What distinguishes responsible use of technical debt from irresponsible use is a topic that has generated many papers, conference presentations, and hallway debates over the years. Although there is consensus about the distinction in many cases, the debate continues. Sometimes, though, research in one field suggests paths forward in seemingly unrelated fields. So much thought and study has been invested in DSM-5 that it’s worth a look to see if the technical debt community can harvest something useful from the research in psychiatry.

I looked at DSM because I noticed that organizations that carry significant volumes of technical debt seem to have difficulty retiring it. In some cases, they also have difficulty halting accumulation of technical debt, or even slowing the rate of accumulation. This struck me as similar to the substance use problems some people encounter. I began to wonder whether there might be parallels between the substance use disorders that afflict people—alcoholism, drug addiction, and so on—and the technical debt problems that afflict organizations.

In the table below is one set of parallels I’ve found. The left column of the table is the list of diagnostic criteria for Substance Use Disorder provided in the DSM. The right column is my rewording of those criteria in an attempt to make them apply to how organizations deal with technical debt. I had thought initially that the rewording exercise might be difficult—that it might be a stretch. And here and there, it was a bit of a stretch. But overall, the SUD framework is a very good fit.

Diagnosing technical debt use disorder

Have a look at the table, and then check out the comments below it about how health care professions use the criteria.

DSM-5 Criteria for Substance Use Disorder (SUD)Criteria for Enterprise Technical Debt Use Disorder (TDUD)
1. Taking the substance in larger amounts or for longer than you’re meant to.
1. Incurring technical debt in larger amounts than you intended and carrying it for longer than you intended.
2. Wanting to cut down or stop using the substance but not managing to.2. Wanting to retire your technical debt or reduce the rate of incurring it but not managing to.
3. Spending a lot of time getting, using, or recovering from use of the substance.3. Spending a lot of time dealing with the consequences of the technical debt you’ve already incurred.
4. Cravings and urges to use the substance.4. Insistent demands on precious resources, causing the enterprise to incur “just a little more” technical debt.
5. Not managing to do what you should at work, home, or school because of substance use.5. Not managing to attend to the needs of existing products, services, or technological infra­structure because of the demands resulting from metaphorical interest charges on technical debt.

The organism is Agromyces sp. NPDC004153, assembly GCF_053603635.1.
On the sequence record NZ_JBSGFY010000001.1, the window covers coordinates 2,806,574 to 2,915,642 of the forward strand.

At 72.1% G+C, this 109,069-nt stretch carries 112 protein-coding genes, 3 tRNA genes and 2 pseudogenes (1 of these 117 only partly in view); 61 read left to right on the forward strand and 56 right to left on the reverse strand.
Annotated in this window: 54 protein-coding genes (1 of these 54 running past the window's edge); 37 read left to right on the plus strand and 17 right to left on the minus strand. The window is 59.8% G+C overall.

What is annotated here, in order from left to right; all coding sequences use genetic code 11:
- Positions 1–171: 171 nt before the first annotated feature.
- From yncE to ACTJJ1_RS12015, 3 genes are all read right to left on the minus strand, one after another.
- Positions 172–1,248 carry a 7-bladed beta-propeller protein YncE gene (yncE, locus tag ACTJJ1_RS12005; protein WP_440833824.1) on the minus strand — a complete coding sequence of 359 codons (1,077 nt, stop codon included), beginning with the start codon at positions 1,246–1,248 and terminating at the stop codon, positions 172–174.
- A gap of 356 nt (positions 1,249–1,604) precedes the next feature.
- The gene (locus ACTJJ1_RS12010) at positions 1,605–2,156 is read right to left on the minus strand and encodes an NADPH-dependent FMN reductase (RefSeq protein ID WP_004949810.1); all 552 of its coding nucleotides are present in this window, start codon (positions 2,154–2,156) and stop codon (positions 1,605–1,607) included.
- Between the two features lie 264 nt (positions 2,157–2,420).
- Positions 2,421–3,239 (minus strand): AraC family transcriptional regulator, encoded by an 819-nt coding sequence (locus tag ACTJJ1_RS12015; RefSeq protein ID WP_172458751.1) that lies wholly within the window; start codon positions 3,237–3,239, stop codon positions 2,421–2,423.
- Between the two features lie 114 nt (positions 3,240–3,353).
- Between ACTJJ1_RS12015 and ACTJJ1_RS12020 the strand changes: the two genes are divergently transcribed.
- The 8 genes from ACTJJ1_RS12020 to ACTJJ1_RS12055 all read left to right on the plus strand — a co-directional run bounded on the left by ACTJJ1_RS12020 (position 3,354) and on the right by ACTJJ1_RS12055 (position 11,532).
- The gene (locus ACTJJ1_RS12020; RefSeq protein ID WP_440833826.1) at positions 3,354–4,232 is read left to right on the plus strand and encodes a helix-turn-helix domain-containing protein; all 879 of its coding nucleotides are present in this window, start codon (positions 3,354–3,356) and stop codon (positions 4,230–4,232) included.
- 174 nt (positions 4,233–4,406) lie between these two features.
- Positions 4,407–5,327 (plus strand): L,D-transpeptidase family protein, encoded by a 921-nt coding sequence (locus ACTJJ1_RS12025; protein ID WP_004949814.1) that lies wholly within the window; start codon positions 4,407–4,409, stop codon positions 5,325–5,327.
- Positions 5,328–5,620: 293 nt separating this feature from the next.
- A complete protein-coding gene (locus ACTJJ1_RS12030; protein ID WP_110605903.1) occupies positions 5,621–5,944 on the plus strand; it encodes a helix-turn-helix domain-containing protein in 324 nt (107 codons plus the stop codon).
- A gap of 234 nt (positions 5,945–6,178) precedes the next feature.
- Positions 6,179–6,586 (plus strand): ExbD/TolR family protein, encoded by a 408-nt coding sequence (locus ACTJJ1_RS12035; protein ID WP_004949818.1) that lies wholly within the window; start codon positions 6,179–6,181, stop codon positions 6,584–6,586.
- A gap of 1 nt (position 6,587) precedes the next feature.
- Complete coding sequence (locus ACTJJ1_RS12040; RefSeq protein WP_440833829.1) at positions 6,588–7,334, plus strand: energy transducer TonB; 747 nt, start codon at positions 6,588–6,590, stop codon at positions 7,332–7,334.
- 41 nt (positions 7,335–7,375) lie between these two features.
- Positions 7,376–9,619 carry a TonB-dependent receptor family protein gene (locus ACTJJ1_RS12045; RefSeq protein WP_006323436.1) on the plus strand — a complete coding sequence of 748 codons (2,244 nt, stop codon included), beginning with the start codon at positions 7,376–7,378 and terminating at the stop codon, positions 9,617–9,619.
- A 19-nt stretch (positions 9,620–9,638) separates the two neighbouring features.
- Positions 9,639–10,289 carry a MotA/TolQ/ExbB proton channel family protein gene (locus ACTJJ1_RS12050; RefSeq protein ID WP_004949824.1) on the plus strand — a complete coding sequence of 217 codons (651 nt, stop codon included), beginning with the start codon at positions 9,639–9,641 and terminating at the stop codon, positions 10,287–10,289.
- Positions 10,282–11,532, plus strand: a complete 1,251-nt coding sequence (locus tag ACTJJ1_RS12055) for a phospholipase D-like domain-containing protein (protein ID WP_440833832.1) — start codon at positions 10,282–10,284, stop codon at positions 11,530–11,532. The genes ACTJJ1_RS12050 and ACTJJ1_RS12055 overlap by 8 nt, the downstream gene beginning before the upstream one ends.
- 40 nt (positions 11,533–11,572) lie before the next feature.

6. Continuing to use, even when it causes problems in relationships.6. Continuing to carry technical debt, or continuing to incur yet more technical debt, even though it causes toxic conflict among employees, and problems in customer relationships and strategic partnerships.
7. Giving up important social, occupational, or recreational activities because of substance use.7. Giving up developing important new products or services, or upgrading critical infrastructure, or pursuing new initiatives because of resource deficits traceable to technical debt service.
8. Using substances again and again, even when it puts you in danger.8. Incurring technical debt again and again, even when it puts the enterprise in fiscal danger or danger of losing market position.
9. Continuing to use, even when you know you have a physical or psychological problem that could have been caused or made worse by the substance.9. Continuing to incur technical debt, even when you know you have a fiscal or market leadership problem that could have been caused or made worse by technical debt.
10. Needing more of the substance to get the effect you want (tolerance).10. Needing to incur more technical debt to get the fiscal effect you need—a product delivered or a contract completed.
11. Development of withdrawal symptoms, which can be relieved by taking more of the substance.11. Upon attempting to retire existing technical debt, or halting incurring yet more technical debt, fiscal or market position problems develop in short order, which can be relieved only by incurring yet more debt.

In health care, two or three symptoms indicate a mild substance use disorder; four or five symptoms indicate a moderate substance use disorder, and six or more symptoms indicate a severe substance use disorder. Have a look at the right-hand column. How would you score your organization? Can we categorize the severity of an organization’s problem with technical debt using a scale similar to the one health care professionals use for SUD?

Conclusion

Technical debt isn’t inherently evil. Its existence among technological assets isn’t proof of engineering malpractice. For example, we can decide—responsibly—to deliver a system that carries technical debt, provided that we’ve carefully weighed the consequences of incurring that debt against the consequences of delayed delivery, and provided that we have a workable plan for retiring that debt, or for carrying the burden of its MICs.